9. Andrew Wakeling

    I agree with your comments re Hader. Except it continues to irritate when you treat this as ‘left’ (v. right). This has nothing to do with ‘socialism’. The traditional ‘left’ of ‘care and share’, is being poisoned by association with this dreadful intolerance. Just as the ‘right’ is being poisoned by jingoism. True ‘lefties’ should distance themselves ….. fast.

    • Other Bill

      It’s not a fair fight, Andrew. The right doesn’t have academia and the media carrying its water.

    • I would agree, except that tribes cluster their approved beliefs, following the crowd rather than thinking out each situation and problem individually. Cognitive dissonance is big here: if the group you identify with supports something, then it becomes “good.” There’s no logical reason why the same people should support income redistribution, abolishing capital punishment, affirmative action, gay marriage, open borders and abortion on demand, except that they cluster together without people thinking very hard about them.

  10. Other Bill

    Hillary Clinton was member of the Young Republicans when she was in high school. Isn’t anyone going to destroy her for that?

    • ”Isn’t anyone going to destroy her for that?”

      She’s self-destructing all on her own, requiring no help from anyone else.

      • Other Bill

        It is an interesting phenomenon, isn’t it? She’s the obverse of Bill Clinton. She steps in it and then proceeds to dance in it. Bill could just skate away. It must drive him nuts. But I’m still betting she’s going to run in 2020. It’s going to be Bernie vs. HRC, The Rematch. And Trump will win the popular vote this time.

        • luckyesteeyoreman

          Second try to post…

          I am still expecting the Demo party to demo to the world (and self-demo – suddenly, for no reason at all, I am really into using “demo” in diverse forms tonight) that democracy can be saved from TRUMP in 2020 by a two-woman ticket consisting of Oprah Winfrey and Michelle Obama.

          But, I will confess that I will be unsurprised, if the demo that the Demos expect to vote for Demos will be most pleased and unified by a 2020 presidential election ticket that features two of the more proven socialists, such as Liz Warren and Kamala Harris – or, even, an all-white-male ticket, like, say, Joe Biden for POTUS and running mate Bernie Sanders, because that way, if the Demos lose, all blame will go against white guys.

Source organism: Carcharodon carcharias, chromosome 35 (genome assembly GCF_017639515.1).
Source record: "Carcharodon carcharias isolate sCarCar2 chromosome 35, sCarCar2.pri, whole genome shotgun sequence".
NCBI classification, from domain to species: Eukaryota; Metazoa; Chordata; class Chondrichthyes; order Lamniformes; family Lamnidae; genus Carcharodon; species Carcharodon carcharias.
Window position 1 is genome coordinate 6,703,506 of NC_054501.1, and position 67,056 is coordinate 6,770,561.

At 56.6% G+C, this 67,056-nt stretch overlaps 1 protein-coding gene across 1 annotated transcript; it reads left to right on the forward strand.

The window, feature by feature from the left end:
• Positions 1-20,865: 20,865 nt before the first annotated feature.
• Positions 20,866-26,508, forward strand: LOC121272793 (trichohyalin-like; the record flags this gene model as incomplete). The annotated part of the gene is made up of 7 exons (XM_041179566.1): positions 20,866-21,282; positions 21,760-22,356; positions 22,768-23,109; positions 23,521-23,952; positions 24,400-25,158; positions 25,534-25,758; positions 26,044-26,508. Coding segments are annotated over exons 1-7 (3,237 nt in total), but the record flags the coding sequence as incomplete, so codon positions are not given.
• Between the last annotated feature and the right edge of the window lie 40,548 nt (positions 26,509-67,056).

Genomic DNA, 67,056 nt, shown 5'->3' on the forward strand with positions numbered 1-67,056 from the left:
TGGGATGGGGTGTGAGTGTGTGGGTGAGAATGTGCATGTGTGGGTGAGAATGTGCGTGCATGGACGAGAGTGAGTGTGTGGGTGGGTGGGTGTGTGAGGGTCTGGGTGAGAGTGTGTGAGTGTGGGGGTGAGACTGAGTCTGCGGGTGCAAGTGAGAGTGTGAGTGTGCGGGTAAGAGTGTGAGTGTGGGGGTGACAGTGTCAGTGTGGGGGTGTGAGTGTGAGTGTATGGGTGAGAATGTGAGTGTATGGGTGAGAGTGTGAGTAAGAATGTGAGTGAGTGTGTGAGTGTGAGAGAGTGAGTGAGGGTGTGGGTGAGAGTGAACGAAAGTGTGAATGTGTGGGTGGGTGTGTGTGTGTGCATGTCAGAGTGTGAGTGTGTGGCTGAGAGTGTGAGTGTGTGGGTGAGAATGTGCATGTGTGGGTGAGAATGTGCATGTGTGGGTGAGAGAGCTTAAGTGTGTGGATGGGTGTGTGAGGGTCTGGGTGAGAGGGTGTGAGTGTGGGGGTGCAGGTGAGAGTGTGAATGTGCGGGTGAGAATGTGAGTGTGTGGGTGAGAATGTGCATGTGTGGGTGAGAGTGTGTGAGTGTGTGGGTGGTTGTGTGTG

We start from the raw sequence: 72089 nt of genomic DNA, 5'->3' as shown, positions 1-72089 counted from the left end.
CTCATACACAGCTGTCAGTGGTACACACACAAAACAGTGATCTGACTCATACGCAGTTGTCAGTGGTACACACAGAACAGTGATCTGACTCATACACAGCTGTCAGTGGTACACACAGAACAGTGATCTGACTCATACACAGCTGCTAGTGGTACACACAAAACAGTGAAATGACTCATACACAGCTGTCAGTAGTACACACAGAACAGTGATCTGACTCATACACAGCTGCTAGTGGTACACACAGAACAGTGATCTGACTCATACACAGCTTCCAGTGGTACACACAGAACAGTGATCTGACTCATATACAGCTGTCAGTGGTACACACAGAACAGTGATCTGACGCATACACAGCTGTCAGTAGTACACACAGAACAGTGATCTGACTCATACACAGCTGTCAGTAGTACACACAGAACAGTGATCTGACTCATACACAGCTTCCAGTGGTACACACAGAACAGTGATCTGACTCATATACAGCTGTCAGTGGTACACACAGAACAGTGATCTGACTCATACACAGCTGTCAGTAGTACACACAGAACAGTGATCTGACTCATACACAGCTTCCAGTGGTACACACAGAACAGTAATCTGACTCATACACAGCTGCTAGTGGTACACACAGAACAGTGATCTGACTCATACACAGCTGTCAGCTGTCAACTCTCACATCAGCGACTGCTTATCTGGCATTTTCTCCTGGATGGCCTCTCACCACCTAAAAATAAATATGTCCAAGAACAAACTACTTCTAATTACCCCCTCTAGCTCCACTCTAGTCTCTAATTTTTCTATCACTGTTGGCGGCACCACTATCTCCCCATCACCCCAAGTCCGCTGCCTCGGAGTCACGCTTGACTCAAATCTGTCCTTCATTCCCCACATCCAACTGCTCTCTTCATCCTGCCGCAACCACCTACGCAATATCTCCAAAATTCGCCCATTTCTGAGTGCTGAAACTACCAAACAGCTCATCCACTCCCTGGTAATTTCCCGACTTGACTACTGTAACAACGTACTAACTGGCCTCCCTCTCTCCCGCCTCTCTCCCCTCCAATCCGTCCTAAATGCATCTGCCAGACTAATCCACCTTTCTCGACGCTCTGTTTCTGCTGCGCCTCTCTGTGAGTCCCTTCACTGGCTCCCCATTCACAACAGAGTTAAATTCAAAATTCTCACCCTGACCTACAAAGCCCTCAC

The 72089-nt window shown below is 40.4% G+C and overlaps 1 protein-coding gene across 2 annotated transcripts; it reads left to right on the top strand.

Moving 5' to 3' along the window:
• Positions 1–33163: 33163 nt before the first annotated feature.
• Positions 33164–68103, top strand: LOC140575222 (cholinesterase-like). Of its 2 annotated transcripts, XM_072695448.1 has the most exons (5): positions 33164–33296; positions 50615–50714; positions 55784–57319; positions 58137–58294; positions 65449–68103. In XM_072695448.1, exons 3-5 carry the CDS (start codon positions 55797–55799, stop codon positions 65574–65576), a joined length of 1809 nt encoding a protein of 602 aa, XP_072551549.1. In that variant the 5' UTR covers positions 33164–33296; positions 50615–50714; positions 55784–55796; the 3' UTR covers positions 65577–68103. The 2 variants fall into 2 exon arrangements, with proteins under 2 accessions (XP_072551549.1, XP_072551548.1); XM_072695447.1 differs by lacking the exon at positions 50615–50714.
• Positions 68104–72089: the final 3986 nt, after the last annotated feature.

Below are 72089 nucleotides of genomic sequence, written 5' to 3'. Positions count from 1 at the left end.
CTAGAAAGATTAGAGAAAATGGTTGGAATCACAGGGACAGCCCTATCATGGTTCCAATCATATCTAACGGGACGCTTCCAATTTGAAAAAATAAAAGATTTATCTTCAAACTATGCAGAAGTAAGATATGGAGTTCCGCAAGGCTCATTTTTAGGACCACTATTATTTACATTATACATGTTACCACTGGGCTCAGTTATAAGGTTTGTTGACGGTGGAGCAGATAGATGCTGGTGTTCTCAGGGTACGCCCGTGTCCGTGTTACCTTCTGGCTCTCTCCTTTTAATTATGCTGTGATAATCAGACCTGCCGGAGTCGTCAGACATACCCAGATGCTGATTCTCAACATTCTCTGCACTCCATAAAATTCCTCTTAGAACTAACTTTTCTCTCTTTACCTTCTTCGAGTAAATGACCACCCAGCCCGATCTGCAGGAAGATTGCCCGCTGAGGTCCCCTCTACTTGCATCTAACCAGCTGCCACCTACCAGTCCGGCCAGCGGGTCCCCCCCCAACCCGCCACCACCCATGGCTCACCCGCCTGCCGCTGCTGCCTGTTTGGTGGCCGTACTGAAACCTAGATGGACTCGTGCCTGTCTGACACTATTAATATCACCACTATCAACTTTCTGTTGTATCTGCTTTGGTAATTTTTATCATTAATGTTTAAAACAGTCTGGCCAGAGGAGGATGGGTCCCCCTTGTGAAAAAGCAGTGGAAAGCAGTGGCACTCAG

But no: the Demos are going to play a youth card. SOMEbody HAS to run at the top of the ticket who is so-not-TRUMP’s-age. So Kamala Harris, or that latest NY congresslady-to-be (the Latina), or even Senator Beto O’Rourke of Texas (if he beats Ted Cruz) will be Obamafied into Instant World Leader Eligibility. That is, if Michelle doesn’t run with Oprah.

  11. ”It’s going to be Bernie vs. HRC, The Rematch.”

    From the ashes of despair, Hope springs eternal!

  12. Isaac

    In the classic first season of “24,” President Palmer’s own cabinet tries to pull a plan E on him.

  13. Per se negligent homicide

    the only examples of per se negligent homicide that I am aware of are fatal motor vehicle collisions where the at-fault driver was drunk.

    What is the Indiana case law concerning negligent discharges of firearms resulting in death?

  14. The #1 responsibility of an individual when getting ready to clean a firearm is to make a visual physical inspection of the firearm to make positively sure that the firearm is unloaded until that physical check is complete the firearm must be considered loaded, not doing that is negligent and when that negligence causes a death because the firearm was discharged, that’s manslaughter.

    Negligence: failure to use reasonable care, resulting in damage or injury to another.

    Manslaughter: the crime of killing a human being without malice aforethought, or otherwise in circumstances not amounting to murder.

    Those definitions don’t change just because the death due to the negligence was the child of the negligent person; the negligence was obviously there and the death was obviously the direct result of that negligence. This is a classic case of the crime manslaughter as the direct result of negligence.

    The crime was committed, once the individual is convicted of the crime the court has the discretion of how to punish the individual for that crime.

    • Luke G

      Nothing you say here is wrong, but your final paragraph seems to omit prosecutorial discretion. It’s not the prosecutor’s obligation to pursue prosecution of every possible case and just let the court decide, the prosecutor also has the ability to determine when a case is better left untried.

      • Luke G wrote, “Nothing you say here is wrong, but your final paragraph seems to omit prosecutorial discretion. It’s not the prosecutor’s obligation to pursue prosecution of every possible case and just let the court decide, the prosecutor also has the ability to determine when a case is better left untried.”

        In my humble opinion; to not prosecute an easily provable case of negligent manslaughter, especially when it comes to firearm negligence, is a very bad idea and sets a bad precedence which will enable others to ignore such cases.

    • Under Indiana law, are all negligent acts resulting in death considered the crime of negligent homicide or manslaughter?

  15. 1. Until this bites the SJWs in the ass, it will continue. NO ONE can withstand this level of scrutiny. This also will result in more of Trump, as people realize the true face of the left.

    2. Pre existing condition: Mr. Bowling was already an idiot before picking up the gun. I smell a rat: wonder if this was a negligent discharge covered up by a cleaning kit, dragged out after the fact?

    3. The Democrats continue to snatch defeat from the jaws of victory… see you in November.